, in seconding the Motion to read the Bill for a second time, said its objects were two—(1) to expedite the working and to cheapen the expenses connected with the Labourers Acts in Ireland; and (2) to reform to some extent the Local Authorities in Ireland. He thought that nothing in our time had done more to improve the general aspect of Ireland than the Labourers Acts, and he maintained that the House ought to do all that lay in its power to facilitate the working of the Acts. No matter how anxious the Boards of Guardians were to put the Acts into operation, it took two years before the Boards of Guardians could erect a cottage. This state of things was largely brought about by the appeal which had at present to be made to the Privy Council. Sometimes applicants had to wait for months before the Privy Council could hear the appeals made to them, and this was one of the great delays in the working of the Acts which this Bill was designed to reform. In 1883, when the hon. Member for the Scotland Division of Liverpool (Mr.T.P. O'Connor) introduced his Bill dealing with the condition of labourers in Ireland, those who framed it were at a loss as to which body should be saddled with the responsibility of working the Acts. There were no popular Boards in Ireland, and for a long time the framers of the Bill of 1883 did not know on whose shoulders the responsibility should be placed. Boards of Guardians in Ireland could not be said to be representative in any sense of the word. Half of them were nominated by the Government, and half were elected on a particularly fancy Franchise. Nowadays they heard a great deal about "one man one vote," but in Ireland, under the Poor Law administration, it was a question of one man possessing 10, 20, 30, or 36 votes in an electoral division. A landlord might hold property in four electoral divisions, bringing his voting strength up to 144 votes. It was ultimately decided, however, to throw the responsibility on the Boards of Guardians. The late Colonel King-Harman, when the Bill was introduced, said that if they gave the elected Boards of Guardians the power to work the Act it would remain a dead letter. There were some persons in Ireland who were always endeavouring to stir up ill-feeling between the labourers and the farmers of Ireland; but he maintained that statistics proved this fact, that if they looked to districts where the Nationalists and the elected Guardians ruled the Board an honest endeavour had been made to work the Acts, whereas, if they looked at districts where the so-called champions of the labourers existed, where the ex-officio Guardians still held power, they would find as a rule that the Labourers Acts had remained a dead letter. He remembered well that an Ulster Member, the late Sir Charles Lewis, often regretted that the Board of Guardians in his district did not do their duty to the labourers. It was only right that the Government should bear in mind that there were Unions in Ireland—particularly in the west—where the poverty of the ratepayers was so great that there would be much difficulty in throwing any further burden upon them in the working of the Poor Law. In round numbers the erection of a cottage and securing the plot cost £130, but no more than 1s. a week or £2 12s. a year could be obtained from the labourer. Interest had to be paid on the £130; and the result was, that a large portion of the cost fell on the ratepayers. Whether by offering money at a reduced rate, or by some other means, he thought something might be done to relieve the poor ratepayers of the West of Ireland of this difficulty. They would probably be told by hon. Members who represented the Conservative interest in Ulster that jobs had been perpetrated by the Boards of Guardians, that they had shown great incapacity, that they were not worthy of being intrusted with further powers, and that but for the ex-officio Guardians there would have been more jobs perpetrated and more incapacity displayed. But that was an exaggeration. In Leinster and Munster, at all events, the Boards receive very little assistance from the ex-officio members; but when this argument of jobbery was referred to, he was always reminded of the administration of ex-officio Guardians and grand juries in his own county, where by a very gross job they had unjustly saddled the ratepayers with a cost of many thousands of pounds a year in relation to a county railway. Allusion had been made to the way in which the Irish labourer paid his debts. Despite his poverty, and the small wage he could obtain, the Irish peasant paid his rent with remarkable punctuality, and he had borne his hard lot with great patience and self-respect. It had been stated that the solution of the difficulty with regard to the poverty of the Irish labourer was emigration. But he wished it to be emphatically known that the whole Nationalist Party would set their faces dead against any proposal for further emigration from the country. They believed that Ireland was capable of improvement, and under fair conditions could maintain her people; and the Irish Party would in future endeavour by all the means at their disposal to stop what had been justly termed the hæmorrhage of the nation's blood. The Bill proposed to abolish ex-officio Guardians, and he saw no reason why they should not be abolished in Ireland as in England. He might be told, in opposition to this proposal, that the landlords in Ireland paid half the rates; and, further, that they paid the entire poor rate in cases where the valuation was £4 and under. That might be so, but did anyone suppose that the landlord did not cover that cost in increased rent? For his own part, he regretted to say—and he spoke free from bias—that gentlemen of birth, education, and wealth in Ireland had not a stronger sense of their duties as landlords and citizens. With the leisure and advantages they possessed they did not take their proper stand among the people and work for their amelioration as they ought to do. It was no fault of the local authorities or of the people that those gentlemen did not occupy the positions which might be expected of them, for the Irish people, who were a Conservative people in the broadest sense of the word, would be only too ready to welcome and respect them in those positions of leading and responsibility which their opportunities enabled them to fill. He did not view the present system with satisfaction, he would be glad to see the gentry of the district taking their proper position and their share in local administration for the benefit of the people. His remark in no way applied to hon. Members who sat in the House whose representative position gave evidence of their constituency, he referred to Leinster and Munster, where landlords, instead of being at the head of the people and working for the people, had little or no interest in popular local affairs. He commended the Bill with confidence to the acceptation of the House. He did not know that they could be sanguine as to the Bill becoming law, because Bills dealing with lesser, though more needed, reforms had again and again been rejected by the House and elsewhere. He remembered the Motion for the Second Reading of a Bill merely to equalise the local franchise in Ireland with that prevailing in England, being made in 1874 by his dear departed friend Mr. Richard Power, who was well known in the House. Every year since had a similar Bill been introduced, and every year rejected. The Bill now offered might not be perfect, but it was a Bill for a good object, and if passed and worked honestly he believed it would do much to alleviate the condition of the poor in his country, to raise them and to enable them to be self-respecting though poor citizens, and with that object he seconded the Motion for the Second Reading of the Bill.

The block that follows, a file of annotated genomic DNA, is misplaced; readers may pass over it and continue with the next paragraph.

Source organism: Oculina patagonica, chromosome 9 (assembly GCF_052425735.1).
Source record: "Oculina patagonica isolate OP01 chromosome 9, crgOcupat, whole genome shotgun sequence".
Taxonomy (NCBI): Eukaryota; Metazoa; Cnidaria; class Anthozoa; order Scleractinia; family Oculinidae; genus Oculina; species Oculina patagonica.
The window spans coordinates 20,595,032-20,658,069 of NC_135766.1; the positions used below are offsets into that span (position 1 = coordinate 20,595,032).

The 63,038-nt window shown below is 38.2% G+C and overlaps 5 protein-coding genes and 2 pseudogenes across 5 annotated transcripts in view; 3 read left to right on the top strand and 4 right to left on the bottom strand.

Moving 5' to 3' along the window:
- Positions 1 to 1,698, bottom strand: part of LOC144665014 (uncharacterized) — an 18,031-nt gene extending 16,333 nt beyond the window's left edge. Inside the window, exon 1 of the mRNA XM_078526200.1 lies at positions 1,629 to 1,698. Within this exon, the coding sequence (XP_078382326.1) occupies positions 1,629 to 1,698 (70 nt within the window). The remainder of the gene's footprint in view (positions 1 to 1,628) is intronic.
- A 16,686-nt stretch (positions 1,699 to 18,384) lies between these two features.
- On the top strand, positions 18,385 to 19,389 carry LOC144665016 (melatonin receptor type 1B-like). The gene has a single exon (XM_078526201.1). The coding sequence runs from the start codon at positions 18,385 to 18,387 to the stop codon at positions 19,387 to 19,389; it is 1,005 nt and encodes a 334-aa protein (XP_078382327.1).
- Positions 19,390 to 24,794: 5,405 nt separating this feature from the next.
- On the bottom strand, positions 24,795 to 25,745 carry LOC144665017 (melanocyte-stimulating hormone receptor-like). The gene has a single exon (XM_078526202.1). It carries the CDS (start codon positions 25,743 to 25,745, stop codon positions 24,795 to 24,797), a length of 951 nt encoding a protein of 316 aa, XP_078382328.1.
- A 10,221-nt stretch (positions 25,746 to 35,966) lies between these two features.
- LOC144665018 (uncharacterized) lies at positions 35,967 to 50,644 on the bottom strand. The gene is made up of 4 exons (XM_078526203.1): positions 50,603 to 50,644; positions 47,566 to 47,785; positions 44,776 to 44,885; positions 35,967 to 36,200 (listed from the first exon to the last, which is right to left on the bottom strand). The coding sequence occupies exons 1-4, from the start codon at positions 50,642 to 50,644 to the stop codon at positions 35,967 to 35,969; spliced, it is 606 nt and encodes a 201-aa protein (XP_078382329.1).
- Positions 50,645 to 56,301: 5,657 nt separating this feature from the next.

said, he had two faults to find with the able speeches with which the Bill had been introduced. In the first place, he regretted the hon. Members had omitted some matters material to the House to know before forming its judgment upon the Bill, and he would endeavour to supply these omissions; and in the second place, he regretted that the Mover had indulged in some observations of bitterness toward those who differed from him politically, like himself and his friends. He assured the hon. Gentleman that there was no intention to reciprocate that feeling of bitterness, and he would not imitate the hon. Gentleman's tone in anything he had to say. He proposed to consider the Bill in its four parts, and would support his contention that in many respects it was a crude and mischievous measure; and he would rely on some observations of the Chief Secretary, made since he came into Office, which would go so far to show that even he would not be aide to give unqualified support to all the provisions of the Bill. The Bill would tend to increase the already heavy rates all over Ireland, it would tend to remove certain very necessary safe-guards in the administration of local affairs in Ireland, and to the promotion of a great deal of unnecessary litigation. He would make this general observation in reply to what had been said about the English analogy that he was not so slavishly devoted to English analogy as hon. Members below the Gangway appeared to be on this occasion. But these hon. Members were never weary of proclaiming the incompetence of Englishmen to deal with Irish matters; never weary of denouncing English institutions; and yet, when it suited their purpose, they came forward with a servile copy of an English institution to an extent that he, steadfast Loyalist as he was, was not prepared to go. What were the facts, taking them on the hon. Members' own ground? In the course hon. Members were pursuing they were not following, they were inverting, the English precedent. In England the County Council Bill was first introduced, and then, in proper order, Bills dealing with District Councils and Boards of Guardians as subordinate to County Councils. But hon. Gentlemen below the Gangway had refused the County Government Bill for Ireland with contumely—[An hon. MEMBER: "We preferred Home Rule."]—and now they proposed a subordinate measure in improper order, putting the "cart before the horse," a form of progression he did not intend to associate himself with. Taking the first part of the Bill, the democratising of Boards of Guardians, as it had been called, three reforms were proposed—to abolish the qualification for Guardians now existing, to abolish plural voting, and to abolish ex-officio Guardians; and with no sufficient reasons had a case been established. The hon. Member who had just spoken had reminded the House in a casual way that the incidence of poor-rating in Ireland was wholly different from that in England. In Ireland the poor rate on small holdings, or on a quarter of the holdings all over Ireland, is paid entirely and absolutely by the landlords; and on all the other holdings, large or small, half the poor rate is paid by the landlords. With such a different state of affairs how was it possible to argue for the application of the same conditions as the Franchise and the constitution of the Boards as in England? To apply them would be an injustice, and any such application should be mutatis mutandis. But hon. Members said that landlords made provision for the poor rate on the rent they exacted, and on this point he referred the House to evidence given before the Commission which sat last Session. The evidence of two witnesses, Mr. W. F. Bailey and Mr. O'Keefe, afforded a complete answer to the hon. Member for East Waterford. Mr. Bailey said— The rates and taxes have also to be considered in the outgoings. They have to be paid by the tenant and they are considered in the rent and credited to the tenant when fair rent is fixed. And Mr. O'Keefe said— We make an allowance of the cess and rates in favour of the tenant. Therefore the answer was complete—that a tenant, had the right to go into the Land Court, and the Court in fixing the rent, on the authority of the Commissioners legal and lay, it was stated, credited the tenant with the amount of the poor rate. His poor rate, then, was paid for him, and the landlord did not, and could not, charge it in the rent. How, with such a state of things existing—the landlords over three-quarters of Ireland paying the rate, in the remaining portion the whole—could the Bill be justified on the democratic principle and the English analogy? [Mr. BYLES here interposed a remark.] He would refer to that matter now: the hon. Member for Bradford had on a previous occasion intervened, and he then received his answer from the Chief Secretary. The right hon. Gentleman had several times been asked if he intended to introduce a Bill to assimilate the Poor Law Franchise in Ireland to that in England. On February 17th 1893 the question being put to him, the right hon. Gentleman said very properly— It must be borne in mind that the incidence of Poor Law Rating is different in England. The Chief Secretary would bear that in mind when he addressed the House upon that Bill. Then the hon. Member for Bradford rose and asked why there should be that different treatment in England and Ireland, and the Chief Secretary replied that there was also differential treatment in the matter of rates. Such was the answer the hon. Member received from the responsible Minister in the House.